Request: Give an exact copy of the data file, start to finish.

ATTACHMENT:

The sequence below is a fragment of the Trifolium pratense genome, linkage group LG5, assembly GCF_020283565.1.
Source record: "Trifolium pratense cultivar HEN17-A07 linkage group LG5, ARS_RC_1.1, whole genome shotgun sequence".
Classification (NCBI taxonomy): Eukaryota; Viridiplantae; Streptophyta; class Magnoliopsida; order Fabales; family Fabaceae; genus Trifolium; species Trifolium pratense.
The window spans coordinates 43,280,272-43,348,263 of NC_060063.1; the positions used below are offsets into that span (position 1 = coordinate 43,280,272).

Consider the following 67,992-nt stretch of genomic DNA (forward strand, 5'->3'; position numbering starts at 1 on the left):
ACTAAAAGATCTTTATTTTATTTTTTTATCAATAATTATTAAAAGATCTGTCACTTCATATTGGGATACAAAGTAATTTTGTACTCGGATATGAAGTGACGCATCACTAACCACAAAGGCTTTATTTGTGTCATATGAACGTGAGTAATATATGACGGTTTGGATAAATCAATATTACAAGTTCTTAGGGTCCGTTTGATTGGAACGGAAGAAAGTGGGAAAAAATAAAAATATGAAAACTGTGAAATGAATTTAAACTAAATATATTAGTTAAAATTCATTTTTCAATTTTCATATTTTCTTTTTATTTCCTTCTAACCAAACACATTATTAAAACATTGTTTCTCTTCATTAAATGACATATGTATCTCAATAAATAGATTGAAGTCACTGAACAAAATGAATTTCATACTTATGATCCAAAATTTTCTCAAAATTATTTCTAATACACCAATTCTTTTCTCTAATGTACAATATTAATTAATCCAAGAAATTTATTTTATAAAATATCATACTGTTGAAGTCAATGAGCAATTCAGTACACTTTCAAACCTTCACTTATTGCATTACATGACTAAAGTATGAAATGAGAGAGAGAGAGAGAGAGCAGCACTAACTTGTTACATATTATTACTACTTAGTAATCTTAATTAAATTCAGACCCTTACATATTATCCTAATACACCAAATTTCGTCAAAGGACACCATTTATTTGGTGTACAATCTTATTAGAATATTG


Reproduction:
The sequence below is a fragment of the Trifolium pratense genome, linkage group LG5, assembly GCF_020283565.1.
Source record: "Trifolium pratense cultivar HEN17-A07 linkage group LG5, ARS_RC_1.1, whole genome shotgun sequence".
Classification (NCBI taxonomy): Eukaryota; Viridiplantae; Streptophyta; class Magnoliopsida; order Fabales; family Fabaceae; genus Trifolium; species Trifolium pratense.
The window spans coordinates 43,280,272-43,348,263 of NC_060063.1; the positions used below are offsets into that span (position 1 = coordinate 43,280,272).

Consider the following 67,992-nt stretch of genomic DNA (forward strand, 5'->3'; position numbering starts at 1 on the left):
ACTAAAAGATCTTTATTTTATTTTTTTATCAATAATTATTAAAAGATCTGTCACTTCATATTGGGATACAAAGTAATTTTGTACTCGGATATGAAGTGACGCATCACTAACCACAAAGGCTTTATTTGTGTCATATGAACGTGAGTAATATATGACGGTTTGGATAAATCAATATTACAAGTTCTTAGGGTCCGTTTGATTGGAACGGAAGAAAGTGGGAAAAAATAAAAATATGAAAACTGTGAAATGAATTTAAACTAAATATATTAGTTAAAATTCATTTTTCAATTTTCATATTTTCTTTTTATTTCCTTCTAACCAAACACATTATTAAAACATTGTTTCTCTTCATTAAATGACATATGTATCTCAATAAATAGATTGAAGTCACTGAACAAAATGAATTTCATACTTATGATCCAAAATTTTCTCAAAATTATTTCTAATACACCAATTCTTTTCTCTAATGTACAATATTAATTAATCCAAGAAATTTATTTTATAAAATATCATACTGTTGAAGTCAATGAGCAATTCAGTACACTTTCAAACCTTCACTTATTGCATTACATGACTAAAGTATGAAATGAGAGAGAGAGAGAGAGAGCAGCACTAACTTGTTACATATTATTACTACTTAGTAATCTTAATTAAATTCAGACCCTTACATATTATCCTAATACACCAAATTTCGTCAAAGGACACCATTTATTTGGTGTACAATCTTATTAGAATATTG